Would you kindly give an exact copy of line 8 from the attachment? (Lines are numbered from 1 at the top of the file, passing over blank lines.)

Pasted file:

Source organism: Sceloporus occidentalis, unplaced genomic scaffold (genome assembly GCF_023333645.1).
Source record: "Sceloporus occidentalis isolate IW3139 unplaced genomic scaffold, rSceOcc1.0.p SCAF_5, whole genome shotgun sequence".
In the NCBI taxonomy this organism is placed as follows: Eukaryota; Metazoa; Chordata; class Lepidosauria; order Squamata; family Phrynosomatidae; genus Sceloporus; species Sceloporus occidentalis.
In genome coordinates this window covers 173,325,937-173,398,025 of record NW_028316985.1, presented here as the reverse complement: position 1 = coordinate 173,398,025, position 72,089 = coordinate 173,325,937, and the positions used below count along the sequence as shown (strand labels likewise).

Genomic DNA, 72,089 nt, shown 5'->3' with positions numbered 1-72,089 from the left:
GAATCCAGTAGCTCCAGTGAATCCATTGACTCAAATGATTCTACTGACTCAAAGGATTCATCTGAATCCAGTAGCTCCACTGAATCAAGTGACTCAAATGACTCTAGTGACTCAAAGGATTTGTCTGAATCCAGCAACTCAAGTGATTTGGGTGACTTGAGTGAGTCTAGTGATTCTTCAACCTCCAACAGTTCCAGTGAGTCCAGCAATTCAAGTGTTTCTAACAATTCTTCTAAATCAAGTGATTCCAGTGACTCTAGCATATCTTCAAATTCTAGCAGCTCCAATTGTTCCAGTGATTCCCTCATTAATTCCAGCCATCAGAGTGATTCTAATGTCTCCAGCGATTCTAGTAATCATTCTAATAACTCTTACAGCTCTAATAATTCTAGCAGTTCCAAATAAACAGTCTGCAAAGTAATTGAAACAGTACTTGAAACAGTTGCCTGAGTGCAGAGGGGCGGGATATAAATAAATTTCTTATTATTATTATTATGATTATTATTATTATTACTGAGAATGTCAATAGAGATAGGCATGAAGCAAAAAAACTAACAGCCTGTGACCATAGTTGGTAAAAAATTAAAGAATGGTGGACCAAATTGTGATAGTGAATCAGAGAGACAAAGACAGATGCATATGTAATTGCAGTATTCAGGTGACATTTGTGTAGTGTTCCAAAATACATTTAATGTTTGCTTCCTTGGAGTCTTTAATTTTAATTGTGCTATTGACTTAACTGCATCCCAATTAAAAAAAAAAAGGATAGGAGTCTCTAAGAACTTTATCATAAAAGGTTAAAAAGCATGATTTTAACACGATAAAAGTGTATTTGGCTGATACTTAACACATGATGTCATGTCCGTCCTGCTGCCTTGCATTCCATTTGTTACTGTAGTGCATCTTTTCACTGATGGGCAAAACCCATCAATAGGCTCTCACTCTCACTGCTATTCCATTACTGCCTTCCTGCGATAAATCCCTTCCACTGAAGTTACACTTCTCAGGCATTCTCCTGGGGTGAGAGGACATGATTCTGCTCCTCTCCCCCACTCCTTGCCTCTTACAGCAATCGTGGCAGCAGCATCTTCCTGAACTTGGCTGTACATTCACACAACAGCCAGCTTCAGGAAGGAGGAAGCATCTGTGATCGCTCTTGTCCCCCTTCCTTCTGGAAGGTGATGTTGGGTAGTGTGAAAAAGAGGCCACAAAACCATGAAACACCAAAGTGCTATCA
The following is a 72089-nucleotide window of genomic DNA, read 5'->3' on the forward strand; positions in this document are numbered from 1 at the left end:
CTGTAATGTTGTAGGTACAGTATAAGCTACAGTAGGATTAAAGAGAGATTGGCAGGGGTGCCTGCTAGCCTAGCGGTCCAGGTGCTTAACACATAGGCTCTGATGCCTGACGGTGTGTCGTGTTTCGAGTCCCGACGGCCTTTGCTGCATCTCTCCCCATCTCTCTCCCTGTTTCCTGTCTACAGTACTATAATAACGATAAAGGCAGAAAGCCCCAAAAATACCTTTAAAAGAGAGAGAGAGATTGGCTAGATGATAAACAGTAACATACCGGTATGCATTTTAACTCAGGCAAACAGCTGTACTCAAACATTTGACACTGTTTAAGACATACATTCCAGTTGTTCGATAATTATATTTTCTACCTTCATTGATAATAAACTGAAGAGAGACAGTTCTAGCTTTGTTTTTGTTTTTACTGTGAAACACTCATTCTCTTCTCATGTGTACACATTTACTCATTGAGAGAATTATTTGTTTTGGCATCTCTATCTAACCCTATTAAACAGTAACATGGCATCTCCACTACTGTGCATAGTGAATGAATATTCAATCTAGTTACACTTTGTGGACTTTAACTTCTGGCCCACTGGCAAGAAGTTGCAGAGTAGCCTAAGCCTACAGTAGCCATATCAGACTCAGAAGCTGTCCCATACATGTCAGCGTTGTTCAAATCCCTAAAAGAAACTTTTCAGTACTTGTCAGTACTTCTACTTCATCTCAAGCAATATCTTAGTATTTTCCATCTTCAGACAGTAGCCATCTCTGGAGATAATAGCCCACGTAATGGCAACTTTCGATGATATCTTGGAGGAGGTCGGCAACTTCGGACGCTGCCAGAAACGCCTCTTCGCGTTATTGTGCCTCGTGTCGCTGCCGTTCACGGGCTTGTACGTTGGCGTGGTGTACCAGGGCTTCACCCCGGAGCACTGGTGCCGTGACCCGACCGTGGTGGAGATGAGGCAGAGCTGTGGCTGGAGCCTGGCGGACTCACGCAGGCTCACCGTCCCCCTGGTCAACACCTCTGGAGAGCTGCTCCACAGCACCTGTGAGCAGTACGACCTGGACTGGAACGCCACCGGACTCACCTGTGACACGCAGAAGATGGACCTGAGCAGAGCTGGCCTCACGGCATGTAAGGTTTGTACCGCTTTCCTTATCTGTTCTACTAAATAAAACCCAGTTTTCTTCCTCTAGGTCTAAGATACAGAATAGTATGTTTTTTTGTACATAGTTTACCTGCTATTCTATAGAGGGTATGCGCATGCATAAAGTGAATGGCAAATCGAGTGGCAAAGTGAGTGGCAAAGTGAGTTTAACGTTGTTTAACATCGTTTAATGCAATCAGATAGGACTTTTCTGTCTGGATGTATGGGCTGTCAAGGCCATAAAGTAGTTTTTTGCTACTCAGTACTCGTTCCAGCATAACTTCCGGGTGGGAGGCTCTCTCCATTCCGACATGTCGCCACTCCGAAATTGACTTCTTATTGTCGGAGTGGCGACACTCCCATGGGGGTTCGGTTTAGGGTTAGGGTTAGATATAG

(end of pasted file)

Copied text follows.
CTGTAATGTTGTAGGTACAGTATAAGCTACAGTAGGATTAAAGAGAGATTGGCAGGGGTGCCTGCTAGCCTAGCGGTCCAGGTGCTTAACACATAGGCTCTGATGCCTGACGGTGTGTCGTGTTTCGAGTCCCGACGGCCTTTGCTGCATCTCTCCCCATCTCTCTCCCTGTTTCCTGTCTACAGTACTATAATAACGATAAAGGCAGAAAGCCCCAAAAATACCTTTAAAAGAGAGAGAGAGATTGGCTAGATGATAAACAGTAACATACCGGTATGCATTTTAACTCAGGCAAACAGCTGTACTCAAACATTTGACACTGTTTAAGACATACATTCCAGTTGTTCGATAATTATATTTTCTACCTTCATTGATAATAAACTGAAGAGAGACAGTTCTAGCTTTGTTTTTGTTTTTACTGTGAAACACTCATTCTCTTCTCATGTGTACACATTTACTCATTGAGAGAATTATTTGTTTTGGCATCTCTATCTAACCCTATTAAACAGTAACATGGCATCTCCACTACTGTGCATAGTGAATGAATATTCAATCTAGTTACACTTTGTGGACTTTAACTTCTGGCCCACTGGCAAGAAGTTGCAGAGTAGCCTAAGCCTACAGTAGCCATATCAGACTCAGAAGCTGTCCCATACATGTCAGCGTTGTTCAAATCCCTAAAAGAAACTTTTCAGTACTTGTCAGTACTTCTACTTCATCTCAAGCAATATCTTAGTATTTTCCATCTTCAGACAGTAGCCATCTCTGGAGATAATAGCCCACGTAATGGCAACTTTCGATGATATCTTGGAGGAGGTCGGCAACTTCGGACGCTGCCAGAAACGCCTCTTCGCGTTATTGTGCCTCGTGTCGCTGCCGTTCACGGGCTTGTACGTTGGCGTGGTGTACCAGGGCTTCACCCCGGAGCACTGGTGCCGTGACCCGACCGTGGTGGAGATGAGGCAGAGCTGTGGCTGGAGCCTGGCGGACTCACGCAGGCTCACCGTCCCCCTGGTCAACACCTCTGGAGAGCTGCTCCACAGCACCTGTGAGCAGTACGACCTGGACTGGAACGCCACCGGACTCACCTGTGACACGCAGAAGATGGACCTGAGCAGAGCTGGCCTCACGGCATGTAAGGTTTGTACCGCTTTCCTTATCTGTTCTACTAAATAAAACCCAGTTTTCTTCCTCTAGGTCTAAGATACAGAATAGTATGTTTTTTTGTACATAGTTTACCTGCTATTCTATAGAGGGTATGCGCATGCATAAAGTGAATGGCAAATCGAGTGGCAAAGTGAGTGGCAAAGTGAGTTTAACGTTGTTTAACATCGTTTAATGCAATCAGATAGGACTTTTCTGTCTGGATGTATGGGCTGTCAAGGCCATAAAGTAGTTTTTTGCTACTCAGTACTCGTTCCAGCATAACTTCCGGGTGGGAGGCTCTCTCCATTCCGACATGTCGCCACTCCGAAATTGACTTCTTATTGTCGGAGTGGCGACACTCCCATGGGGGTTCGGTTTAGGGTTAGGGTTAGATATAG